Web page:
Another athlete I had the opportunity to chat with about having the chance to compete on the FWT next season was skier Kendall Goodman. Goodman, 22, originally from Anchorage, Alaska, grew up racing and competed in all the alpine events. “I wasn’t a fan. I didn’t like all the groomers and drills. POW is so much better!” said Goodman. He moved to Salt Lake City, UT, when he was 13 years old, where he first started freeride skiing. “You have unlimited options to think about, and it’s more of a game,” and “it’s more fun, and you have more freedom than alpine racing,” Goodman said.

FWT Skier Kendall Goodman

When asked what the most challenging part of preparing for the competitions was, Goodman said, “The mental aspect of the FWT.”  Goodman added, “The difficulties of traveling, the time required, you only have one run to make it.”  When asked what happens when you make a mistake, Goodman said, “You have to try and move on to the next one, and when it goes your way, it’s pretty cool mentally.

I asked Goodman if the FWT had changed his life, and he said, “In a big way,” and continued by saying, “The coolest part about the sport is friendships.”  He added, “We travel with friends all over the world, and we are competitive and want to win, but we also all are still good friends.

Another question I asked Goodman was, what advice would you give kids out there looking to get into this sport and compete in the FWT? Goodman replied, “Ski the way you want to ski, don’t waste time trying to emulate someone else…the judges will see that” and “Ski your best and work on that, and it will work out.

Jackson Bathgate, 24, from Whistler, British Colombia, has been competing on the circuit since he was only 12. He competed in the FWT juniors and won the Freeride Junior World Championships in Andorra in 2016. Bathgate is known throughout the tour for being a skier that goes all out and has a ” playful ” style while still sending it full tilt no matter the ski conditions.

FWT Skier Jackson Bathgate

Bathgate did have some background in alpine skiing when he was younger but said he preferred freeride skiing more because, according to him, “Any guy can win, compared to alpine (racing).”  Bathgate is known for his high energy and taking lines and chances that other riders might not take. When asked what was the most challenging part for him on the tour, he responded, “Picking the line…and can you do it the first time?

Bathgate was short and to the point with most of his answers to my questions throughout the interview, which emulates his skiing style of taking on the course full throttle and not looking back. It might have also been that when I spoke with Bathgate, he called me on his break from work while sitting in his tow truck. Bathgate has been working at Coopers Towing in Whistler for three years while simultaneously competing on the tour. Bathgate said, “My boss has been rootin’ for me all year and thought it was killer that I was still trying to hold a full-time job while ripping the comp (competition) circuit!”  This was the longest answer I got from him during the interview.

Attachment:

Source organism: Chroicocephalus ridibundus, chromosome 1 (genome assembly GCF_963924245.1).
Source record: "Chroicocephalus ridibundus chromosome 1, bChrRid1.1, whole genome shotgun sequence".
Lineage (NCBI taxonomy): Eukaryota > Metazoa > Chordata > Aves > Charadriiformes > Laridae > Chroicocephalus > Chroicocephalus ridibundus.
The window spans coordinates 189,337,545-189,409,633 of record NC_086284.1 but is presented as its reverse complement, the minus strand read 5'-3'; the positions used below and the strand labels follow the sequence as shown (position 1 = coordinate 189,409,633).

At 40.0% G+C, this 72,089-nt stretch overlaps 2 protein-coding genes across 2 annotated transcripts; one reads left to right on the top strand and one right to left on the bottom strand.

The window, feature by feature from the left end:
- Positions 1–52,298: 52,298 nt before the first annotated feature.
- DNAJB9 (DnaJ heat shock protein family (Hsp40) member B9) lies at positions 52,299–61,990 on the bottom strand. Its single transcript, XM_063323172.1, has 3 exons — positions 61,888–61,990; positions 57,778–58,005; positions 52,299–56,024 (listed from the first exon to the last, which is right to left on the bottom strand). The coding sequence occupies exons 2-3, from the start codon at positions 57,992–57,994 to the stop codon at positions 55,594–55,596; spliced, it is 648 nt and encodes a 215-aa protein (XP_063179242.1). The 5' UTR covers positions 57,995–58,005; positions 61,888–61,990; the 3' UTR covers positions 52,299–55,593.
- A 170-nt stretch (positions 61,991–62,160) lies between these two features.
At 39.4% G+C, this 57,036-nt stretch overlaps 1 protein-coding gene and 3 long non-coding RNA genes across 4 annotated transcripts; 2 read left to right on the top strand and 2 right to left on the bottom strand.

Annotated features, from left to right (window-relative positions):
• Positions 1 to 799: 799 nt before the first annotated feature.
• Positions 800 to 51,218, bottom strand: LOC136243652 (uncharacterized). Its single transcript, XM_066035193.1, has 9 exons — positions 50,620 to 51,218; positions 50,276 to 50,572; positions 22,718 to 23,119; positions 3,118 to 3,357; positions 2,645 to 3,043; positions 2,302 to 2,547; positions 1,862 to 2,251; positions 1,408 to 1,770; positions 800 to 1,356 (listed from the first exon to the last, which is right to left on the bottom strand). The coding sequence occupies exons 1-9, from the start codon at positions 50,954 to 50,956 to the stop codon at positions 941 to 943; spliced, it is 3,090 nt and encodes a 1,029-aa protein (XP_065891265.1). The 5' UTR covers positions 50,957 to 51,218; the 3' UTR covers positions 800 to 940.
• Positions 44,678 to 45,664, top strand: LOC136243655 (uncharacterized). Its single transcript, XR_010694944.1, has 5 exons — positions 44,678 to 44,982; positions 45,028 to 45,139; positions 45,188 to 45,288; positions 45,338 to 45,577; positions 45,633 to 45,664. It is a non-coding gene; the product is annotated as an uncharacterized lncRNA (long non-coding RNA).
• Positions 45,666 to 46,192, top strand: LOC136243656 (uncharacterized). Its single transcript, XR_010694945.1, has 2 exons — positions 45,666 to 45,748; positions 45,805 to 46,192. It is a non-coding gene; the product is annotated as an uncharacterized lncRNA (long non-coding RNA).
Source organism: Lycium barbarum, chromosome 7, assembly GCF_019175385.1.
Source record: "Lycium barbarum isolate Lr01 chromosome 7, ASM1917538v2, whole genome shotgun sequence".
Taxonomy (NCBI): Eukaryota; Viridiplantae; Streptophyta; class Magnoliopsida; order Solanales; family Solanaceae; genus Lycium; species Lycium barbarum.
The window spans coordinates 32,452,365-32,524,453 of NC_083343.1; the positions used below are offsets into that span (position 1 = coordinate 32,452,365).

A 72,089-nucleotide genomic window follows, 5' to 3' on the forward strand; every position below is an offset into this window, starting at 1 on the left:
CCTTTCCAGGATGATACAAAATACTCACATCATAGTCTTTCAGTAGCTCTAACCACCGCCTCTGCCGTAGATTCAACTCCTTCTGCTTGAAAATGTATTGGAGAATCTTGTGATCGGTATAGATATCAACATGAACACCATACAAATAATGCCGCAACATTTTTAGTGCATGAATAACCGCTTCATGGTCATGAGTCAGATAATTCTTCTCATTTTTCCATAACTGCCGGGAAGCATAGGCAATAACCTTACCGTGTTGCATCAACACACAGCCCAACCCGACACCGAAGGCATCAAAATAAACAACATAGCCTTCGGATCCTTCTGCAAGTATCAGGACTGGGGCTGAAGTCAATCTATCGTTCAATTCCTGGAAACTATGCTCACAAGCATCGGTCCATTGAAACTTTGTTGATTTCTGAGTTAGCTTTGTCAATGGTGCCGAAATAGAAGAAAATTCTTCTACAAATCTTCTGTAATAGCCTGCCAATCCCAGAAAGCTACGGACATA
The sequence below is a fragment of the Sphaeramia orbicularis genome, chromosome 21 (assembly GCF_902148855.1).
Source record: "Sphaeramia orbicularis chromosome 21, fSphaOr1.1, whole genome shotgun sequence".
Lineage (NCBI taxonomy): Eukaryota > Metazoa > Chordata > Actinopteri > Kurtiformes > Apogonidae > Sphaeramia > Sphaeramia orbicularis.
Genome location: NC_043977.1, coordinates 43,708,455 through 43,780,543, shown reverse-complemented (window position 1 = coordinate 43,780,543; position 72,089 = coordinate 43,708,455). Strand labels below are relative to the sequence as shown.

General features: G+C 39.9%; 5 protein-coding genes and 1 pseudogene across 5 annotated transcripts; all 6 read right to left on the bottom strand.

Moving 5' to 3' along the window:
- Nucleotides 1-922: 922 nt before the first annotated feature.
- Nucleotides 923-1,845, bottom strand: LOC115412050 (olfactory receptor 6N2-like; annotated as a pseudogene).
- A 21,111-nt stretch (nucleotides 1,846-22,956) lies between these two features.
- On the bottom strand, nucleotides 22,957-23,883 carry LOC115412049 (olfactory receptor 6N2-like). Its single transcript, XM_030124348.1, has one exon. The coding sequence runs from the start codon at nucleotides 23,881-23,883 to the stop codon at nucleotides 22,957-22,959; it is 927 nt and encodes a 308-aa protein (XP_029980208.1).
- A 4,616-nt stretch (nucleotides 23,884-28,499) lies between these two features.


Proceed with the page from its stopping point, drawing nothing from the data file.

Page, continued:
Working a full-time job while competing on the FWT is a difficult task and has affected Bathgate. When asked how he trains or prepares for the FWT, Bathgate responded, “I don’t train. I just work and ski at competitions.”  I also asked him if the FWT had changed his life, and he responded, “Not yet. I just work.

It is obvious that trying to get answers out of Bathgate is not easy, but I did manage to get him to answer some questions:

Favorite mountain: “Kicking Horse, Huge variety of terrain, long runs, verticals, turns.

Dream Mountain to Ski: “Mt. Baker, A lot of snow.

Hardest/Scariest Mountains to Ski:European Mountains, get in trouble, cause an avalanche, you’re responsible.

Favorite moment of the tour so far:Winning Whistler Cup.

Biggest supporter (s) throughout the tour:Bro and girlfriend.

Jackson Bathgate was the quickest interview of all the qualifiers I could chat with.

Note: Video Contains Adult Language

There were some common answers and themes amongst the group of athletes that I talked to, which I found refreshing and also surprising. Every person I interviewed mentioned how the group of skiers/riders that competed on the FWT were also all friends. They all supported each other even though they were competing against each other. They all talked about traveling the world with each other, meeting new friends along the way, and having fun and laughing together. “Fun” was the common denominator throughout my interviews with this group, and everyone stressed how important it was to have fun while you’re out there and enjoy it. The FWT might have to look out for the new members of Region 2, not only for their skills and abilities but also because there is no doubt that they will have a lot of fun doing it along the way.